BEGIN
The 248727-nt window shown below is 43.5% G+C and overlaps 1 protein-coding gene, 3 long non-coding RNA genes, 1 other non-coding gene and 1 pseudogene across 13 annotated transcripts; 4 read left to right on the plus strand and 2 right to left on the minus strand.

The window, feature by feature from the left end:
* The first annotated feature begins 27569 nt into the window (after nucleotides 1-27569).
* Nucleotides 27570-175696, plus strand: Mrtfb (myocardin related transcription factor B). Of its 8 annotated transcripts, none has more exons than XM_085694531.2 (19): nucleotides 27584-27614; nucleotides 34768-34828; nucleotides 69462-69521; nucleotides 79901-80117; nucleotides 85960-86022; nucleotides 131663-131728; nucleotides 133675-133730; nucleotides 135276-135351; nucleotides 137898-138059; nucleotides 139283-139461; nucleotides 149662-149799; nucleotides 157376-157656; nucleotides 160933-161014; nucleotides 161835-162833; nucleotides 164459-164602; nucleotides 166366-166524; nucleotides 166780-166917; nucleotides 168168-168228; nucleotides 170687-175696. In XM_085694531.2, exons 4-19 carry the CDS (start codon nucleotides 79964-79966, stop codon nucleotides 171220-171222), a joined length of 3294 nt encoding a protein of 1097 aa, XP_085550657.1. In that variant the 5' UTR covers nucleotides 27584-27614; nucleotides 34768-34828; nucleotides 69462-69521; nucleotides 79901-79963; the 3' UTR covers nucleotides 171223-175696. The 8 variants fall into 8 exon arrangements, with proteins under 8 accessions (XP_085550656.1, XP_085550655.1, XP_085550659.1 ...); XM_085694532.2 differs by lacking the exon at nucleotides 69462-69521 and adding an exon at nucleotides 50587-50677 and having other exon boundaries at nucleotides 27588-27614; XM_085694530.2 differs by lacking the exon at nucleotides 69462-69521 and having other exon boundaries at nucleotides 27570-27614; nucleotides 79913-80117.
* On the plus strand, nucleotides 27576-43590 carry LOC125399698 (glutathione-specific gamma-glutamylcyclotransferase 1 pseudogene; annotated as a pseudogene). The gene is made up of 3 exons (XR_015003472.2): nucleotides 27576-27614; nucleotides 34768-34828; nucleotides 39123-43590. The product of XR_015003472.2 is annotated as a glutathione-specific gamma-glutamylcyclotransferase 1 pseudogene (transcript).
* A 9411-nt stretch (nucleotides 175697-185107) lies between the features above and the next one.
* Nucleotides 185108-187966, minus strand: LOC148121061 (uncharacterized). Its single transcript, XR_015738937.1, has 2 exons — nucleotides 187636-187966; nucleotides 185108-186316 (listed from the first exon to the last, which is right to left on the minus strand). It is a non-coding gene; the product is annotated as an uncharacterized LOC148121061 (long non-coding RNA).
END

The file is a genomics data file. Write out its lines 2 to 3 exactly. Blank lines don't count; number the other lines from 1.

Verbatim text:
The window, feature by feature from the left end:
* The first annotated feature begins 27569 nt into the window (after nucleotides 1-27569).